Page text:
No stranger to HIV and hemophilia he has lived with his entire life, The Woodlands’ Barry Haarde is on a nationwide road trip to raise funds and awareness for both diseases.
Haarde is cycling 3,700 miles across the country this summer over 49 days to raise funds for Save One Life. The organization helps developing countries that struggle with hemophilia and do not have the medical advances to fight the disease, which prevents blood from clotting normally. So far, about $18,600 has been raised toward the $50,000 goal, according to the website.
“(The ride) is also geared toward doing what I can to eliminate stigma that comes along with HIV,” said Haarde, who contracted HIV at age 13. “Many people think that HIV is a horrible disease that people die from, but it can be reduced to nearly undetectable levels if treated.”
The 46-year-old HP employee has had hemophilia since birth. During the 1980s, Haarde was one of more than 10,000 hemophiliacs in America who contracted HIV and Hepatitis C as a result of blood transfusions. He is one of about 2,000 still remaining, and lost his brother John Haarde to Hepatitis C in 2007, and his brother-in-law Joseph Patrick Grant to AIDS in 1990.
Haarde recently defeated Hepatitis C after a four-year battle with the disease.
“Just the fact that I’m alive is a miracle,” he said.
Haarde will hold a “rolling memorial” on his 3,700-mile trek from Astoria, Ore. to Portsmouth, N.H., posting names every day on Facebook and honoring one person with each day’s ride who lost his or her life to AIDS or Hepatitis C as a result of hemophilia.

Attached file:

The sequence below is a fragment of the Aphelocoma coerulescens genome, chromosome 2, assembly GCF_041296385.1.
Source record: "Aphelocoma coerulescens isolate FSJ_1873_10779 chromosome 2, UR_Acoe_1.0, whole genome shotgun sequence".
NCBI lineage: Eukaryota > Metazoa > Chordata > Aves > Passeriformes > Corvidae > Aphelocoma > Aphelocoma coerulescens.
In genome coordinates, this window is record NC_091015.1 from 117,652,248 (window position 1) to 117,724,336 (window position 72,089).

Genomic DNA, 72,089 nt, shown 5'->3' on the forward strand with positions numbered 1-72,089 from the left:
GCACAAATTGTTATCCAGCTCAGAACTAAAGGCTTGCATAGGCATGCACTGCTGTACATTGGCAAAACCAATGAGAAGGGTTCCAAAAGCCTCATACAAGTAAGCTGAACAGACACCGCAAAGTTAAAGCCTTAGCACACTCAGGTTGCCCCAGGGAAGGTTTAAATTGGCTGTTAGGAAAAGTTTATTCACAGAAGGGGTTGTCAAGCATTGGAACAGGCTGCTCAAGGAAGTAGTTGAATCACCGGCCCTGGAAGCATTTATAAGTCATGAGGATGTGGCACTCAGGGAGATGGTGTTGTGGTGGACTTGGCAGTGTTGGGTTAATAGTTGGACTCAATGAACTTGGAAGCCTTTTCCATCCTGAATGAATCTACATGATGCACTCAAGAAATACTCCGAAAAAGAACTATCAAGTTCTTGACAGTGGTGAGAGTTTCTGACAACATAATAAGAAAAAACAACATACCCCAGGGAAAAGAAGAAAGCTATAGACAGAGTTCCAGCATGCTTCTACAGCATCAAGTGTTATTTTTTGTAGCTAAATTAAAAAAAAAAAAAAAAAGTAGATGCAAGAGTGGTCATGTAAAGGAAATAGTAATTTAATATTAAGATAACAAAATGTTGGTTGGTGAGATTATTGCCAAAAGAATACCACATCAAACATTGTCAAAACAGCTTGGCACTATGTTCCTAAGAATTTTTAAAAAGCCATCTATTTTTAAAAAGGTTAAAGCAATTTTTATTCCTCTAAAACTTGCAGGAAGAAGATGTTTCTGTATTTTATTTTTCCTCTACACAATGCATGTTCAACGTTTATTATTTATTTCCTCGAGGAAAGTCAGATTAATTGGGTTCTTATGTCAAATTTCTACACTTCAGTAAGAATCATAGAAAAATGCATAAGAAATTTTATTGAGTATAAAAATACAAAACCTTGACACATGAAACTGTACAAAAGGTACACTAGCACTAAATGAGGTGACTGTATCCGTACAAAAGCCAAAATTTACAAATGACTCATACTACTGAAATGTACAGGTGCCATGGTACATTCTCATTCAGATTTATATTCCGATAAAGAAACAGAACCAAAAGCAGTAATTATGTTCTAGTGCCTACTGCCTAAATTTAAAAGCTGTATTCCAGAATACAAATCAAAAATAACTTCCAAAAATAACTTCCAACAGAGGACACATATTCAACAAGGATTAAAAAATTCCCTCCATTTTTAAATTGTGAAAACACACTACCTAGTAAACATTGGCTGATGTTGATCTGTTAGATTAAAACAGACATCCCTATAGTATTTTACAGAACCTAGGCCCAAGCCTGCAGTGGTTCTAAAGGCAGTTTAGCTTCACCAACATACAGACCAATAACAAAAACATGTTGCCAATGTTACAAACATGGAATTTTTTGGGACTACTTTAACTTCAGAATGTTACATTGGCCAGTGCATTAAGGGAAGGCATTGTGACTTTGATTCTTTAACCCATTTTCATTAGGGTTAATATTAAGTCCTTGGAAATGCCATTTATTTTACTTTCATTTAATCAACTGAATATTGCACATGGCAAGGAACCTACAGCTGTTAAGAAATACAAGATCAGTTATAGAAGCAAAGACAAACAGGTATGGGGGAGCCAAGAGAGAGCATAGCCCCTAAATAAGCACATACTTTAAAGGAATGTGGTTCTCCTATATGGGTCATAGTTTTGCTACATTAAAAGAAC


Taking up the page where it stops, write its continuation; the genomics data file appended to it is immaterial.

Despite having biked more than 13,000 miles over the last 16 months, Haarde has not always been athletically inclined. Not able to play sports much as a child because of hemophilia, Haarde began cycling in 1999 when a doctor suggested he cycle to rehabilitate his knee before surgery. His knee joint deteriorated after years of hemorrhaging, as the disease caused blood to leak into the joint.
The knee later was replaced with a prosthetic and he has not had problems with it since.
“Once I got a new knee, it gave me a new lease on life,” Haarde said. “I guess I got addicted to the competitive nature of (cycling).”
What started off as casual riding to get the knee in shape has become a passion for Haarde, who has competed in 10 MS 150 races and is riding about 200 miles a week in training for his upcoming feat, which begins June 18 and finishes Aug. 6.
While he jokes that he “stays away from contact football” or other sports that could damage his joints, he said hemophiliacs commonly cycle or swim to stay in shape. However, if he completes his 3,700-mile goal, he will be the first hemophiliac to cycle across the country.
Haarde said he’d be proud of the feat but admits that “in a way, I’ve faced harder things in my life.”